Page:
Assistant Secretary of State Dina Powell Speaks at Waseda University

Dina Habib Powell, Assistant Secretary of State
Bureau of Educational and Cultural Affairs
Welcome Remarks at Waseda University
As prepared for delivery

November 13, 2006

Good morning. I am so pleased to be here with you this morning.

We are delighted that Japan is our very first stop on this historic trip to Asia, the first ever in which senior government officials have traveled with a distinguished group of U.S. college and university presidents to honor the long and important history of the U.S.-Japan higher education partnership. We are here to talk about our interest in welcoming international students to the United States as well as encouraging American students to study abroad, especially in Japan.

For so many decades, Japanese students have chosen to come to the U.S. for higher education. Many of them did so through the Fulbright Program, the State Department's flagship exchange program. We are very proud that the Fulbright program in Japan is among the strongest in Asia, with more than 50 years of service to students and scholars in both our countries.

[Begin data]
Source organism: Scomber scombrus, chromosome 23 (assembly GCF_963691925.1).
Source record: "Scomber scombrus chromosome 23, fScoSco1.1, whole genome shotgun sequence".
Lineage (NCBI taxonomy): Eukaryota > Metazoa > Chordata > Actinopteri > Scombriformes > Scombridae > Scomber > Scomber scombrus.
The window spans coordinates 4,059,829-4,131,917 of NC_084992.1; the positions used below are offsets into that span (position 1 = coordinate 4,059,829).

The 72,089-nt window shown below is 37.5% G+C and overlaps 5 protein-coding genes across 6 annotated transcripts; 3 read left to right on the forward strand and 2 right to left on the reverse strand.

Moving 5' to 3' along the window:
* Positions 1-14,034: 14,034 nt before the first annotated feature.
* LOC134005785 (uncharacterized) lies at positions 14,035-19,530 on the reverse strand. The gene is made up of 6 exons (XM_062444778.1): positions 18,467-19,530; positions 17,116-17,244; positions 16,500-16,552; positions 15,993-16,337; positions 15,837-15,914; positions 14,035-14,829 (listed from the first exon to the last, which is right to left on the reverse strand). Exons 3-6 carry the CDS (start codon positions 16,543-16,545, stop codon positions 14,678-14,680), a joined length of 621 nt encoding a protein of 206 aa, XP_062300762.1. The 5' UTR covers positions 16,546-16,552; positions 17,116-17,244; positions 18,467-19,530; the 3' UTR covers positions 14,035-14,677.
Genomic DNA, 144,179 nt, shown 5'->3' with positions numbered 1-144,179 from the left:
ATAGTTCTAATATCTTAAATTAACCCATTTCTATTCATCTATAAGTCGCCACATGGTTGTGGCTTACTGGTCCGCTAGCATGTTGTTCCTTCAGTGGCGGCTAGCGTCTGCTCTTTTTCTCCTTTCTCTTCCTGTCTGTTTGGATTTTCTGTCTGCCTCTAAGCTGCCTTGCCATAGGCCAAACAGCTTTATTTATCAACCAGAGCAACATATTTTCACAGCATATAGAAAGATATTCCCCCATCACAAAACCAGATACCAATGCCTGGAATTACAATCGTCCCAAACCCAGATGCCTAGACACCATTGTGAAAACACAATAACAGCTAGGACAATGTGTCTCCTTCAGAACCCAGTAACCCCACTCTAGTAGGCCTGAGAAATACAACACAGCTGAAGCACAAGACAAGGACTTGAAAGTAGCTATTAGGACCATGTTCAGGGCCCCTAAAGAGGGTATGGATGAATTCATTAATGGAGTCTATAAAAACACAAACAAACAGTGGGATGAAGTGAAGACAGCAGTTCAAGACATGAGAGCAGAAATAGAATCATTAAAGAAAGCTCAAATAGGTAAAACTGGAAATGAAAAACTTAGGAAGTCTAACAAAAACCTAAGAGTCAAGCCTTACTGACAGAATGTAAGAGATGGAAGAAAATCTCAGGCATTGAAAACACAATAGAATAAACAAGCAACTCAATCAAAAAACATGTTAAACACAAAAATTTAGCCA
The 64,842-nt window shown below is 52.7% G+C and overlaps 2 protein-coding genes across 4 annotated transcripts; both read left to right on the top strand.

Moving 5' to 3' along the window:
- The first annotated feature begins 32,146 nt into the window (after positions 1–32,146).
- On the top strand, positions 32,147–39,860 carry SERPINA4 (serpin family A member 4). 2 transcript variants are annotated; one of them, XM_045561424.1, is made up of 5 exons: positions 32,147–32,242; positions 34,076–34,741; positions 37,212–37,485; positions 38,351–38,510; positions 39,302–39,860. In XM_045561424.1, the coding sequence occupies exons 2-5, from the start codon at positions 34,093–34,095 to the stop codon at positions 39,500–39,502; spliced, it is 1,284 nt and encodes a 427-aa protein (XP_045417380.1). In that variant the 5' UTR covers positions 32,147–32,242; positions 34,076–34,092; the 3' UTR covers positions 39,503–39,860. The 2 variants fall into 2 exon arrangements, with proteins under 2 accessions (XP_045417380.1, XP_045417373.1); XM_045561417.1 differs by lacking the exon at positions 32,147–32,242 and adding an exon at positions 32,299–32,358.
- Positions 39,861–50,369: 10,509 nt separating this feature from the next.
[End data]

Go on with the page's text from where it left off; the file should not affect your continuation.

The Japanese Fulbright alumni association is among the strongest in the world. Japanese students have been the best Ambassadors for Japan by sharing their rich culture, heritage and tradition with the American people in the United States.

Our Secretary of Education is a strong advocate for these international academic exchanges. She has not only been welcoming foreign students to study in the United States but has been encouraging more American students to study around the world.

Secretary Spellings has been an active leader in U.S. educational policy. She is one of America's true experts in that field in every way, including being the mother of two very special young women. She has been a long time senior advisor to President Bush and ran his Domestic Policy operation in the White House, where I had the privilege of working very closely with her. She is a powerful role model for women throughout our government and in our country.

Under Secretary Spellings' leadership, the Department of Education has made a strong commitment to the importance of international exchange and partnered with the Department of State to co-host the U.S. University Presidents Summit with Secretary Rice last January.

At the Summit, they announced the plan for senior U.S. government officials to travel abroad with leaders of higher education to talk about our interest in welcoming foreign students to the U.S.

I am honored to be here with her and 12 of our most distinguished University and College presidents on our first-ever Higher Education Delegation.

Please join me in welcoming my good friend, Secretary Margaret Spellings.